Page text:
Anti-union laws favour law-breaking businesses over workers’ rights

The Morrison LNP government’s current legislative attack on unions will open the door for rogue employers to act without fear of punishment, unions say.

A Senate inquiry hearing today in Brisbane into the federal Coalition’s Ensuring Integrity legislation will hear how these proposed laws would hinder the ability of unions to operate effectively for their members.

Queensland Council of Unions Acting General Secretary Michael Clifford said the laws were a deliberate attempt to curtail unions while letting off rogue employers.

“These laws are a basic attack on human rights and undermine the freedoms we have in Australia,” he said.

Mr Clifford questioned why employers who breached industrial laws did not face the same punishments as unions.

“If an employer is convicted of wage theft why isn’t that business then outlawed and prevented from operating?

“If a worker was to stop work to protest over an employer’s wage theft that could leave the worker and their union open to prosecution and under this Bill would now leave a union official open to disqualification and the union open to deregistration. Meanwhile, the employer could continue to trade.

“When an employer sacks large sections of their workforce by text, without consultation, as occurred on the Brisbane waterfront in 2015, why are there no serious legal consequences for the employer. Yet when workers respond with industrial action, they face prosecution and their union would now deregistration.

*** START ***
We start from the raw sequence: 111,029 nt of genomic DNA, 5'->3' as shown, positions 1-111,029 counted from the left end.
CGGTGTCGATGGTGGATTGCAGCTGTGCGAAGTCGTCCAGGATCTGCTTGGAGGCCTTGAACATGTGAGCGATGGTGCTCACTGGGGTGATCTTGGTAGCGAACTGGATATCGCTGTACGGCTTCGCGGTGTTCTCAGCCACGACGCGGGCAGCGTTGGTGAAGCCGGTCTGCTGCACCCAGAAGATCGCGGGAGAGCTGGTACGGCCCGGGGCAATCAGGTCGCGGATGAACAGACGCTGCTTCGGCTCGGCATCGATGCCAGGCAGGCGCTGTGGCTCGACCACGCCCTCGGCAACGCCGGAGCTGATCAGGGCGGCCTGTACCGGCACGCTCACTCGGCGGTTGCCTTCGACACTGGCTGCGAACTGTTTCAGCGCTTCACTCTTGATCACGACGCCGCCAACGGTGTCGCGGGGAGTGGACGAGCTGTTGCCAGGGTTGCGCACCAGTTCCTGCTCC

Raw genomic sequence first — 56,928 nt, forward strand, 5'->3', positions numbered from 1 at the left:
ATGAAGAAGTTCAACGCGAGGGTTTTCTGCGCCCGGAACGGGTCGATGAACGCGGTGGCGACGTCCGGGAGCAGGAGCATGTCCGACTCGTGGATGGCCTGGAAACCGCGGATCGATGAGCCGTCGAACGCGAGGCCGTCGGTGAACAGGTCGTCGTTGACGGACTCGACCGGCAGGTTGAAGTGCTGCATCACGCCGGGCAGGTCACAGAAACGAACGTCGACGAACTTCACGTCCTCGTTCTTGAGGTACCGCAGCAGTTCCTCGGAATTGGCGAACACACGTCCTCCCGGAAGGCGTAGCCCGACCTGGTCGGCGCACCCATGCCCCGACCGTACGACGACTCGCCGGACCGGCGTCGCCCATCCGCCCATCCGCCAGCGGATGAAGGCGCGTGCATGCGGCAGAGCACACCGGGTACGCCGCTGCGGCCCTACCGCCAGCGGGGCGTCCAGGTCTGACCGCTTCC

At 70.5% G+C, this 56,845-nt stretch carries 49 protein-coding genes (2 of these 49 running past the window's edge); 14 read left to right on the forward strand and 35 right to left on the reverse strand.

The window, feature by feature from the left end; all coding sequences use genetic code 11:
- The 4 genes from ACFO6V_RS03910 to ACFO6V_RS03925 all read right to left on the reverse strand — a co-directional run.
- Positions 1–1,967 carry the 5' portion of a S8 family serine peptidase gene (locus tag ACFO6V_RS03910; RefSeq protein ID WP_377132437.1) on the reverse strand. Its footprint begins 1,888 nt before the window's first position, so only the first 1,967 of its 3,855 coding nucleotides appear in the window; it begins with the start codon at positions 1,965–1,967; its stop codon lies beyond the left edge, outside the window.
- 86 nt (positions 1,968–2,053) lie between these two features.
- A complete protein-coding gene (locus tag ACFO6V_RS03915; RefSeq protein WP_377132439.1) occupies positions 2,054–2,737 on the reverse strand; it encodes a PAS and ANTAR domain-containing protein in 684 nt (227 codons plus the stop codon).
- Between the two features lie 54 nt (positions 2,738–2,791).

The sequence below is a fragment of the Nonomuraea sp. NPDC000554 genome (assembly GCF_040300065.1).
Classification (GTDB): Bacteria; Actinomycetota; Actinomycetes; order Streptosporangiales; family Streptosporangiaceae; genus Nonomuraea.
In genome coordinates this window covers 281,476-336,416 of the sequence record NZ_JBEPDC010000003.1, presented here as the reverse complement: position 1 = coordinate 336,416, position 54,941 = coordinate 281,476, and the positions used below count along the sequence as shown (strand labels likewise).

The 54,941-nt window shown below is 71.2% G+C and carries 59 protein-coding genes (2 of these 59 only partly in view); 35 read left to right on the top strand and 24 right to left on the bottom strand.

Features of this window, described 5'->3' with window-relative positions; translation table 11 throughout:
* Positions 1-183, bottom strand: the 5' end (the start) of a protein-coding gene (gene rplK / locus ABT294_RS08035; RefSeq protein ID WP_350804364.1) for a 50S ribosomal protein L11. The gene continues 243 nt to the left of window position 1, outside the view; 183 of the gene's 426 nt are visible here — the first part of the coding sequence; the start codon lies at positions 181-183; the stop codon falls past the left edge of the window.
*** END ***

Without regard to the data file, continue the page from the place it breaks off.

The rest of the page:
“If people stop work because of short staffing or because their jobs are being outsourced and their boss is not consulting, as has happened in the banking industry, workers and their union faces fines, and the union would face deregistration.

“These laws deliberately aim to curtail the ability of unions to represent workers, and independent community organisations like churches, charities and legal groups have called out the government on this.

“It’s a clear attempt by Morrison to stop any community opposition to his economic and industrial agenda that favours the rich and powerful and big business employers,” he said.

“Unions not only represent workers but also fight for communities and many Australians will be left vulnerable if unions are hamstrung by these repressive anti-democratic laws.”

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